We at the DeSmogBlog would like to acknowledge a mistake in “awarding” presidential hopeful Barack Obama a 2007 SmogMaker prize for his position on global warming.This was one of five prizes that we gave out last week in an attempt to call attention to the distracting – and sometimes outright deceptive – messages that certain people and companies promote when they talk about climate change.
Given that Barack Obama is far from the worst offender on this file, we hoped his nomination might shock people to attention. We wanted to generate discussion about the positions that all the presidential hopefuls have taken (or not) on climate change. The media – and most of the candidates – have ignored the issue almost entirely, a fact we hoped to stress by pointing out that even the best-informed candidate’s position seems inadequate to the huge task ahead.
Well, we succeeded in generating discussion, beginning in our own organization. Reacting to our news release, Chris Mooney jumped immediately to Obama’s defence. Mooney, author of The Republican War on Science and the most recent Stormworld, Hurricanes, Politics and the Battle Over Global Warming, said: “There remains a huge gap between what is scientifically and climatically necessary on global warming, and what is politically feasible in the US. So no sane candidate is going to be able to completely satisfy environmental interests right now. … I think it’s a mistake to therefore attack the candidates who take the problem seriously as they try to walk this difficult line.”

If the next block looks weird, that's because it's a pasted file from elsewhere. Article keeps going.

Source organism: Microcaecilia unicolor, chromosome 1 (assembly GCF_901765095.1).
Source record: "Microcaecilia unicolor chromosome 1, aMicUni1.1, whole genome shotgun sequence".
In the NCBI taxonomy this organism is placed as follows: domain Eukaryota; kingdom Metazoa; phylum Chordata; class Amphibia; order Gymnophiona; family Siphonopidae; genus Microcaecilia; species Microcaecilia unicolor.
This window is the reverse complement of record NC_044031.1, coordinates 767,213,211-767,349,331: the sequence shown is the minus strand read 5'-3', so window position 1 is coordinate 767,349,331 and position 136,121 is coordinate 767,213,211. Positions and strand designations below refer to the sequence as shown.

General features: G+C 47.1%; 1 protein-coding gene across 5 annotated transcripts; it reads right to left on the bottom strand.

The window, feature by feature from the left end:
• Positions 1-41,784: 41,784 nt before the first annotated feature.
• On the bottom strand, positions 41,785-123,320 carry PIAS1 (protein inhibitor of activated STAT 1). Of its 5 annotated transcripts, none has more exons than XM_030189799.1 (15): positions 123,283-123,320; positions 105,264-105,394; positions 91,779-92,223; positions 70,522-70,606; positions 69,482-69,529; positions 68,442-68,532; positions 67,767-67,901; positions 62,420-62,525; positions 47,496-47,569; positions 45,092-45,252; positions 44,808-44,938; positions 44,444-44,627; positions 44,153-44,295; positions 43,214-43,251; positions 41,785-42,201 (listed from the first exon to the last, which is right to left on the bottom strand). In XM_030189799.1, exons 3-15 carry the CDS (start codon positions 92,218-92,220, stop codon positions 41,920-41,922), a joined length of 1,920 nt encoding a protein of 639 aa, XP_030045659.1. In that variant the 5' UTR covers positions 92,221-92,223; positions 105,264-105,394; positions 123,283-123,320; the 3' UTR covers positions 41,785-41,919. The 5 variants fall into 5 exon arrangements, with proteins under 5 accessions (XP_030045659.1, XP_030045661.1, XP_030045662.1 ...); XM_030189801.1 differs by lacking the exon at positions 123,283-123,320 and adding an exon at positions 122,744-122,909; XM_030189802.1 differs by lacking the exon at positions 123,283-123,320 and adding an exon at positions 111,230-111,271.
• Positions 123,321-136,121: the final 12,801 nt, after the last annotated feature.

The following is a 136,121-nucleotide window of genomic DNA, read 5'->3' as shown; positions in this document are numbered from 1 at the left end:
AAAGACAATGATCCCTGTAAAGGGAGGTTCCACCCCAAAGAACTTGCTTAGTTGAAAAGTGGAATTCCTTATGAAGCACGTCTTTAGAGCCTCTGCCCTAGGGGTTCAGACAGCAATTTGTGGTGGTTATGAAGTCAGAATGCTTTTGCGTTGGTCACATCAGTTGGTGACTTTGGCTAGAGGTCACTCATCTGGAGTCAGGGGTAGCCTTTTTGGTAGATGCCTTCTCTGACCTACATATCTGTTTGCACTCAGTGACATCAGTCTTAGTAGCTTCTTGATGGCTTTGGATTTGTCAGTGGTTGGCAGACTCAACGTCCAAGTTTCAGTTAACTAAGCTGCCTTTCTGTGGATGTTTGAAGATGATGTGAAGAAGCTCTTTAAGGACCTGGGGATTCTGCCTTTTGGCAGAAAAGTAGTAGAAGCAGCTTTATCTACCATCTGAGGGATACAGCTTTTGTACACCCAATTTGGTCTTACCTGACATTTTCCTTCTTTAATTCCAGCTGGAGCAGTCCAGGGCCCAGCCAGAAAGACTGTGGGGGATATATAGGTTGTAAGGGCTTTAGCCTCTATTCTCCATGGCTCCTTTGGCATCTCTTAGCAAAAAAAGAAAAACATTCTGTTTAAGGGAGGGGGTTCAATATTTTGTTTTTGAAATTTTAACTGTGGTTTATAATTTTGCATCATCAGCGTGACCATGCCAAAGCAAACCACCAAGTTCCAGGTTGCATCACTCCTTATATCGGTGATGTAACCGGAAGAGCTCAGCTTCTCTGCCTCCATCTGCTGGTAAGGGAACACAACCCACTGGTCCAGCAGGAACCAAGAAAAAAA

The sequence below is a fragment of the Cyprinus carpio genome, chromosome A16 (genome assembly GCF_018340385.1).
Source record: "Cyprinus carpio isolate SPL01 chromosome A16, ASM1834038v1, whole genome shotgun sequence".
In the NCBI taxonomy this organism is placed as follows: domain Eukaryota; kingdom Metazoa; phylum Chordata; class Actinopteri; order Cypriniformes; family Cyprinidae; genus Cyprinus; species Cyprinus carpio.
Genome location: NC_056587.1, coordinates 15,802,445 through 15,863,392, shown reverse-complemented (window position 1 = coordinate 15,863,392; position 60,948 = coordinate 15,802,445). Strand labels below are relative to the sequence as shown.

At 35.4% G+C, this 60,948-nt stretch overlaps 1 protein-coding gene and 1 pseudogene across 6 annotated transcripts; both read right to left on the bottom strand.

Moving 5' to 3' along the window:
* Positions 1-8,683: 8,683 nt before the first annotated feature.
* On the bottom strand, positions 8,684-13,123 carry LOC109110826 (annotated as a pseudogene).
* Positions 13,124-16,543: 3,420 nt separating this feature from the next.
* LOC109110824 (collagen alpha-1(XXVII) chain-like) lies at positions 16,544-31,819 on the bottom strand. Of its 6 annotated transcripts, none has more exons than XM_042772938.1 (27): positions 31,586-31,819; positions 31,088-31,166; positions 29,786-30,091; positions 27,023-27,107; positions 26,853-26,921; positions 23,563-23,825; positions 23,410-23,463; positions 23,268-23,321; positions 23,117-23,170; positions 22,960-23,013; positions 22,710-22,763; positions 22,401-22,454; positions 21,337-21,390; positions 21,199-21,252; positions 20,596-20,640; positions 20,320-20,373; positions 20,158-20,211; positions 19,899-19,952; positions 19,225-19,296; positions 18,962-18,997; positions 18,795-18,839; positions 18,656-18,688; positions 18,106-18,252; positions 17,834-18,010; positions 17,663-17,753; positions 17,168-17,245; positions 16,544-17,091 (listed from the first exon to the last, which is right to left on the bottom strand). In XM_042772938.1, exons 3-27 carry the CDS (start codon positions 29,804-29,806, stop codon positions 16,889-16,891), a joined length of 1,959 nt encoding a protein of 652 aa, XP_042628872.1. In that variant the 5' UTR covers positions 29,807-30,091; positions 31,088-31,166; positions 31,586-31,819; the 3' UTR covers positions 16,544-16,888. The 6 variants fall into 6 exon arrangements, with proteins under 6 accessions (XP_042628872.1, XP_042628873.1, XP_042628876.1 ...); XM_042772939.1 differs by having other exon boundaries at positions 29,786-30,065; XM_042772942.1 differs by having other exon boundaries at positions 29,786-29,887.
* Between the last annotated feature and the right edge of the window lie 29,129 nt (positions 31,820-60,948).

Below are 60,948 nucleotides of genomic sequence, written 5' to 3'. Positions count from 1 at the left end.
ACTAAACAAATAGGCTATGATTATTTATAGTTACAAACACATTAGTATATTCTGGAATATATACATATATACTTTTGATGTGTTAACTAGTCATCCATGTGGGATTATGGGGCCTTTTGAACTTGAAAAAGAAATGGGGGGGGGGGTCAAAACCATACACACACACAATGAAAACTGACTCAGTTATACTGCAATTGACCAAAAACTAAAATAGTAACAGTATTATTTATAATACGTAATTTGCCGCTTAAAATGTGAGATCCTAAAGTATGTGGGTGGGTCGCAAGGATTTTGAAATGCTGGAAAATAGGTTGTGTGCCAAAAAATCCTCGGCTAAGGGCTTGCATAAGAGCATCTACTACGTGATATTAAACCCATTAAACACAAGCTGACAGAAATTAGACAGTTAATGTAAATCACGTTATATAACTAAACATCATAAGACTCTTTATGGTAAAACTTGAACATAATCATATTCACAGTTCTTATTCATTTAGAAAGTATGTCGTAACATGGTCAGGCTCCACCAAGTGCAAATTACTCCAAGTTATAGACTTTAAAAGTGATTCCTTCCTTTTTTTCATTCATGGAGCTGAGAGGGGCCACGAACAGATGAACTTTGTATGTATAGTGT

Ross Gelbspan, whose defining books Boiling Point and The Heat is On were a big part of the inspiration for starting the DeSmogBlog, also spoke up for Obama’s position: “I think he’s made a giant step for a politician, given that he comes from a coal state, in backing off his unqualified support of CCS (carbon capture and storage) and other coal technologies. Initially, he was pushing coal. After the environmentalists talked to him, he strongly qualified his approach – supporting only proven CCS technology. That means the guy can listen – and can change his position according to what he learns.”
These and some of the previously reported criticisms of our position are well taken. While we would always hope for better, we must acknowledge that Obama’s position is a stunning improvement over the current standard and a clear notch up from the other serious contenders. We would like to apologize – to withdraw the award – and to wish him the best in continuing to refine and improve his position.